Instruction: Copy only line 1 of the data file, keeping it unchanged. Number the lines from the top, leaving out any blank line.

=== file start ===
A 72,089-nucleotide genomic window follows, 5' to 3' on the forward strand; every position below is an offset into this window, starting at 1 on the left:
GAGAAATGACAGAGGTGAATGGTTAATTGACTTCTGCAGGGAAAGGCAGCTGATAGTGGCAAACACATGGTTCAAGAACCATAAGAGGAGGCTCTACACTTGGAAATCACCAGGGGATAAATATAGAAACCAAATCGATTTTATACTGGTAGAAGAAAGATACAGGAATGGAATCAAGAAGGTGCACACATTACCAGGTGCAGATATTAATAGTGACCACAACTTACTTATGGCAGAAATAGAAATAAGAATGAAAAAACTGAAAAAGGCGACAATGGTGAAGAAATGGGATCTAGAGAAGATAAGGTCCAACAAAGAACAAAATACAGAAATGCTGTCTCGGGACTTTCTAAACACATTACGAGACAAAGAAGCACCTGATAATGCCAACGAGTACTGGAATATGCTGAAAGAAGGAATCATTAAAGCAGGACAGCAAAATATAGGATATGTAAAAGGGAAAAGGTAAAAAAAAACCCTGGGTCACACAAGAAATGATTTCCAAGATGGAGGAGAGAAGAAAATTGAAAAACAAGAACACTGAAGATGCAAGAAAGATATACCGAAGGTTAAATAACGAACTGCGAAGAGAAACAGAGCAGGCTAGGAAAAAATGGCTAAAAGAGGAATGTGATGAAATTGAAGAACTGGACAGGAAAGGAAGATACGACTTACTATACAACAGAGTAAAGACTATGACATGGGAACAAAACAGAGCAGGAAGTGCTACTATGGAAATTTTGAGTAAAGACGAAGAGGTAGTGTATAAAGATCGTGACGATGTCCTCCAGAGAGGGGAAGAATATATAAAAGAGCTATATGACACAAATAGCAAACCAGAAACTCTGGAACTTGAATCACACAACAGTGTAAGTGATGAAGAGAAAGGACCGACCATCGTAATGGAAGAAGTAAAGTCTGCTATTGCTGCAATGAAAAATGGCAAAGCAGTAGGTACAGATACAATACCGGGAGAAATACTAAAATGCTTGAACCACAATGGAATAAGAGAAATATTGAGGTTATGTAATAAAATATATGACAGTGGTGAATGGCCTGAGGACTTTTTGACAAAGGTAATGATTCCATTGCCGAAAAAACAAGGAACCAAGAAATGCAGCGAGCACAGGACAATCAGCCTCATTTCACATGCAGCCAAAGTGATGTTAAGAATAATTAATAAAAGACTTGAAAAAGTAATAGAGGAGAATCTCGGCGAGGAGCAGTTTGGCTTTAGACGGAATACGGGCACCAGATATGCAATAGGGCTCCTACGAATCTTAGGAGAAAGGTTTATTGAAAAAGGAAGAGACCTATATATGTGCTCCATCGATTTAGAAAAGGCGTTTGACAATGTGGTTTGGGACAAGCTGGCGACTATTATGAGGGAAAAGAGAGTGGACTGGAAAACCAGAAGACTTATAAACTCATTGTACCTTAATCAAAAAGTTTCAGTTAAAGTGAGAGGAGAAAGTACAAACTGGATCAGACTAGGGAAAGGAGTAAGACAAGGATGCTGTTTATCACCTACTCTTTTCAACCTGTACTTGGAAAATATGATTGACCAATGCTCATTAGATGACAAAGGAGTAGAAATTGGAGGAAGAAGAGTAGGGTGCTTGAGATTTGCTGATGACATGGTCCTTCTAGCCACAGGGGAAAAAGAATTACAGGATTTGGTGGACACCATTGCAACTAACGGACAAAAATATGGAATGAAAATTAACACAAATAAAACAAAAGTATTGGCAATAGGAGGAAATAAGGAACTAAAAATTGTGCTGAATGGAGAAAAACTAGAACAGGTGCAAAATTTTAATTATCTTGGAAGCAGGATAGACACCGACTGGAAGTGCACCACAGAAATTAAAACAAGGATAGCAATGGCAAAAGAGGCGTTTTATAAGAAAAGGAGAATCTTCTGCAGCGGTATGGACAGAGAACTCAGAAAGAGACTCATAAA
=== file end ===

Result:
A 72,089-nucleotide genomic window follows, 5' to 3' on the forward strand; every position below is an offset into this window, starting at 1 on the left: